Unplug And Save

Have you ever heard that appliances and electronic devices still suck power even when they’re turned off? If you’ve imagined this tidbit of information to be just a rumor or some urban legend, it may surprise you that this myth is completely true. At this very second, most if not every device you have plugged into an outlet is drawing power. And yes, it does this even when turned off. We often don’t consider this leaking electricity to have a major impact on our electric bill, but the truth may again surprise you.

According to the US Department of Energy, the average American household uses 11,040 KWh of electricity per year. Out of that figure, a whopping 10% is lost to standby power. Standby power is the term most often used to describe electricity coming into the home but ultimately winds up wasted. Another way to look at just how massive this loss is, consider this; that 10% loss (on a national scale) is the equivalent of running 26 power stations simultaneously 24 hours a day all year long. To put individual losses in terms of dollars, I’ll tell you my own electric company charges $0.0751 per Kilowatt Hour (KWh). So, using figures above, that translates to $82.91 of lost electricity a year in just my household. Suddenly, paying attention to standby power usage means something.

Now that we know what standby power is, and we know it’s not a good thing; we must identify the culprits. As I mentioned at the start, just about everything you have plugged into an outlet is either actively using electricity (such as the computer I’m typing on) or is in standby mode waiting to be used (such as my second computer which is currently shut down). A turned off device is almost never completely turned off. Just because my one computer is shut down doesn’t mean it isn’t drawing power. Internally, that computer is remembering hunks of information and processes so that when it is turned on, everything is ready to go. Additionally, your washer and dryer are no different. It may or may not have a computer brain, but as long as it’s plugged in, electricity is still coming into your home, through the outlet, and into the appliance. So that in a touch of a button or dial, the appliance is ready to operate. The list goes on and on; from your TV and microwave to your security system and even your thermostat and doorbell. One of the biggest mistakes people make is leaving their cell phone charger plugged in. While the phone is connected, we’re making appropriate use of electricity; while the phone is off the charger, and the adapter is still plugged into the wall, we’re very much wasting electricity.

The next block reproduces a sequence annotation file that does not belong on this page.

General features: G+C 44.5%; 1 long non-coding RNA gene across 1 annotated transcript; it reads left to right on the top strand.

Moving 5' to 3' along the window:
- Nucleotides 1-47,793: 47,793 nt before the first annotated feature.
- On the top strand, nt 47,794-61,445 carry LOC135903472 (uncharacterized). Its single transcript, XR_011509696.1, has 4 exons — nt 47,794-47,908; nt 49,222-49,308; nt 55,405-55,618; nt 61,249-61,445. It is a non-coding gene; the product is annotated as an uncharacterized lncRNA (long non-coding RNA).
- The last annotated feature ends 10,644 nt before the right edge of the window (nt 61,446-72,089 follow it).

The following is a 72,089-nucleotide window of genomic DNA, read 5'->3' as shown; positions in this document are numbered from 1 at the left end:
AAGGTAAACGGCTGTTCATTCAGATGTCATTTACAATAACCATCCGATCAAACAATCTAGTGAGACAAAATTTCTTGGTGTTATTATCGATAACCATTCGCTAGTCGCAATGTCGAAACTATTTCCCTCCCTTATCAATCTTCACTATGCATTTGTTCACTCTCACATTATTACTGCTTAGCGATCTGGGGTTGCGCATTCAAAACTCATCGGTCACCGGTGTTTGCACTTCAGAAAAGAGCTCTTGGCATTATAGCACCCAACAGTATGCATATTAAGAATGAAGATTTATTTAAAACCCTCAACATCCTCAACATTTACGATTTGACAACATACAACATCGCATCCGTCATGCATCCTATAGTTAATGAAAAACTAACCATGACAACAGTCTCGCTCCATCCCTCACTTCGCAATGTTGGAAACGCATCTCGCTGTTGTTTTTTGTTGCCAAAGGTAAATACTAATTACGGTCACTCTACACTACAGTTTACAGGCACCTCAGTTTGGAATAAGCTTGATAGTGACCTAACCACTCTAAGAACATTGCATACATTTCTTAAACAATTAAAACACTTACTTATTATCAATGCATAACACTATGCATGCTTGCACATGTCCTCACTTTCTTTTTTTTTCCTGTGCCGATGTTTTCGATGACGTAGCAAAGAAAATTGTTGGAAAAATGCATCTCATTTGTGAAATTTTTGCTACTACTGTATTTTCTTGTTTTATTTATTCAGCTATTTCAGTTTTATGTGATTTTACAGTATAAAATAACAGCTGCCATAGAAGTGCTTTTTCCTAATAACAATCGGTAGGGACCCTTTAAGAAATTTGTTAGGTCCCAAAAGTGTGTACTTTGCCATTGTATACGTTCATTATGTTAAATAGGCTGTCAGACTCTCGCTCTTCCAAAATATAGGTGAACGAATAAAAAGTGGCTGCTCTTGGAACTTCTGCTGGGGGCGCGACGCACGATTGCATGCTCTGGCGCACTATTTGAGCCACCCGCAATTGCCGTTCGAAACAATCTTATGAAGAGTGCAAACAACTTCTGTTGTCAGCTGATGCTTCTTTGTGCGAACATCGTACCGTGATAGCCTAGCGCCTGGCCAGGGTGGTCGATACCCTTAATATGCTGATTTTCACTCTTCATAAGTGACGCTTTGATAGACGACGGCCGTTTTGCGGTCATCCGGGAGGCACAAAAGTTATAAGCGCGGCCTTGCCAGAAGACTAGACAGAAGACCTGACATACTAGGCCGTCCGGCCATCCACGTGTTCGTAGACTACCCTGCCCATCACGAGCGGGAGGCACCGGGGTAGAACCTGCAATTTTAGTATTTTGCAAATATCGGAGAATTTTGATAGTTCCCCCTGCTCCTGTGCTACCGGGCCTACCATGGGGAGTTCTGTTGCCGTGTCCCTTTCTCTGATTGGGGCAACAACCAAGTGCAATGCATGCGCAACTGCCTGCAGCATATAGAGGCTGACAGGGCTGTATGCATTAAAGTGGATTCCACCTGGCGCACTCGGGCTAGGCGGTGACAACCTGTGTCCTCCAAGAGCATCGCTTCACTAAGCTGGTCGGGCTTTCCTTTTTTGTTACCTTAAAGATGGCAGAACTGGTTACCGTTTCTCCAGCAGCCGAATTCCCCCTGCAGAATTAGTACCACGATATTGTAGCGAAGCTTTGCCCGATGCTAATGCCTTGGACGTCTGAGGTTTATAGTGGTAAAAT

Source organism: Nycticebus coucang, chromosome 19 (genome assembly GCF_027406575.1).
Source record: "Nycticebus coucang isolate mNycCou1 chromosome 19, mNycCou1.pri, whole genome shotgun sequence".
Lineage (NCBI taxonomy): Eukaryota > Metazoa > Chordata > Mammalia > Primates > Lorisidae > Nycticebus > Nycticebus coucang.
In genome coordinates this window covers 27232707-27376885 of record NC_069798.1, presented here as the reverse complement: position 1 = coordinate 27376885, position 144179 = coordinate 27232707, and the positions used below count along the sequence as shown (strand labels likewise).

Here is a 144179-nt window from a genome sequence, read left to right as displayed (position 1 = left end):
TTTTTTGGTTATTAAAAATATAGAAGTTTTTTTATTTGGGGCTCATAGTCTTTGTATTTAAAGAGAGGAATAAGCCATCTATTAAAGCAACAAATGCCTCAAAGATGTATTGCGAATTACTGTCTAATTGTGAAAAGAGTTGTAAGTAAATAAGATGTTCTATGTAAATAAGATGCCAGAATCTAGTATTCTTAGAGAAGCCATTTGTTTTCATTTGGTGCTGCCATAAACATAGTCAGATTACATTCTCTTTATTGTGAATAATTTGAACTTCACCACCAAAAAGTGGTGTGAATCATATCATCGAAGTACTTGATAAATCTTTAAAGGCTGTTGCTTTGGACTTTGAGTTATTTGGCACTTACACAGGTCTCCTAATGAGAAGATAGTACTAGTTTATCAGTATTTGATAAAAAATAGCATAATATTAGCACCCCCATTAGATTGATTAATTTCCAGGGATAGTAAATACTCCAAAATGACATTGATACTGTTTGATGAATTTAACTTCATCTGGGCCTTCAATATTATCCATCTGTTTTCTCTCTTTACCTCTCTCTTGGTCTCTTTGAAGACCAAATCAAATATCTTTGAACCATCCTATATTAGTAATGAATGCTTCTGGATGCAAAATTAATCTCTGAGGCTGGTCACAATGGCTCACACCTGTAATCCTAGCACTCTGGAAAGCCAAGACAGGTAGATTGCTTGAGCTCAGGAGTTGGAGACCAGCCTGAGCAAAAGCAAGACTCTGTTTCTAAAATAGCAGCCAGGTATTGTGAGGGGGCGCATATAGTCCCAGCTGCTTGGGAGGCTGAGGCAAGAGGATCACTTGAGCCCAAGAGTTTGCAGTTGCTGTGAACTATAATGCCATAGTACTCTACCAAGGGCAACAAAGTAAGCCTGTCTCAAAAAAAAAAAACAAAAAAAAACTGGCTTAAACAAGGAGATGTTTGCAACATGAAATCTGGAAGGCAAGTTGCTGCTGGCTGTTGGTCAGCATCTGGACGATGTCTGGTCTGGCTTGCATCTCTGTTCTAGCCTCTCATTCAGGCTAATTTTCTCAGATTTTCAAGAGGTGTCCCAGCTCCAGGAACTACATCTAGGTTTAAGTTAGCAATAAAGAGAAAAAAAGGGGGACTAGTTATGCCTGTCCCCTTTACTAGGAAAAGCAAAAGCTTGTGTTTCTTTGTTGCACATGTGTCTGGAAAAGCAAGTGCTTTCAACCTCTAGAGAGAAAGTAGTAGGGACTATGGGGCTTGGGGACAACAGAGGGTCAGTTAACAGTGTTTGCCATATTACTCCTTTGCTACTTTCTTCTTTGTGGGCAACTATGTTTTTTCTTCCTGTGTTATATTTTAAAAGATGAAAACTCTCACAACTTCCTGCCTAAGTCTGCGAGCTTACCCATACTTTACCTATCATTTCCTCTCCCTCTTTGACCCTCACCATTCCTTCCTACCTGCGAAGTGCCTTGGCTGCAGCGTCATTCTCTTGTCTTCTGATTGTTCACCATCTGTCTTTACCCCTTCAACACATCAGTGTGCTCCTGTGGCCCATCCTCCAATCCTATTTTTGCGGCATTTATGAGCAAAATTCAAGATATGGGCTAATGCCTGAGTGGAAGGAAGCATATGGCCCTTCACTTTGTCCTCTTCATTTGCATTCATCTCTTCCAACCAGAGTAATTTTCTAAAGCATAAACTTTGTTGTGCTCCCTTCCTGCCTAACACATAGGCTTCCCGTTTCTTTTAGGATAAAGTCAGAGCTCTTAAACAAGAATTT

At this point, what’s the solution? How do we limit the use of standby power? The easiest solution is to unplug it. This obviously can’t work for everything, but it’s a grand start. Some items you probably wouldn’t want to unplug such as your alarm clock or an electronic device that receives a constant signal for purposes of automatic updates. But if you can unplug a device or appliance without causing problems to its functionality, then do it. If you can’t or shouldn’t unplug something, try making use of that device’s power save mode. Numerous electronics have this feature including computers and gaming systems. Yet a third solution is to make use of surge protectors or power strips. These items are designed to use very little standby power, and by flipping the off switch of the power strip you are cutting off the standby power to the plugged in device as well.

As I wrap this up, here are just a couple more pointers to reduce your electric bill. First of all, rechargeable batteries are evil. The charger itself is notorious for using standby power. Also, as the batteries get older, they often require longer and more frequent recharges. One example of this is a rechargeable flashlight. Research shows that it’s actually cheaper to own a device that doesn’t charge, and instead uses batteries that must be replaced. Lastly, an easy tip to spot a power-hungry do-nothing is to feel the adapter with your hand. If it’s warm to the touch that usually means it’s guilty of being in a higher standby power mode. Speaking of warm to the touch, if such frugality doesn’t put you in the mood, then may I suggest unplugging the lights and burning some candles.

Image Credit: encangencing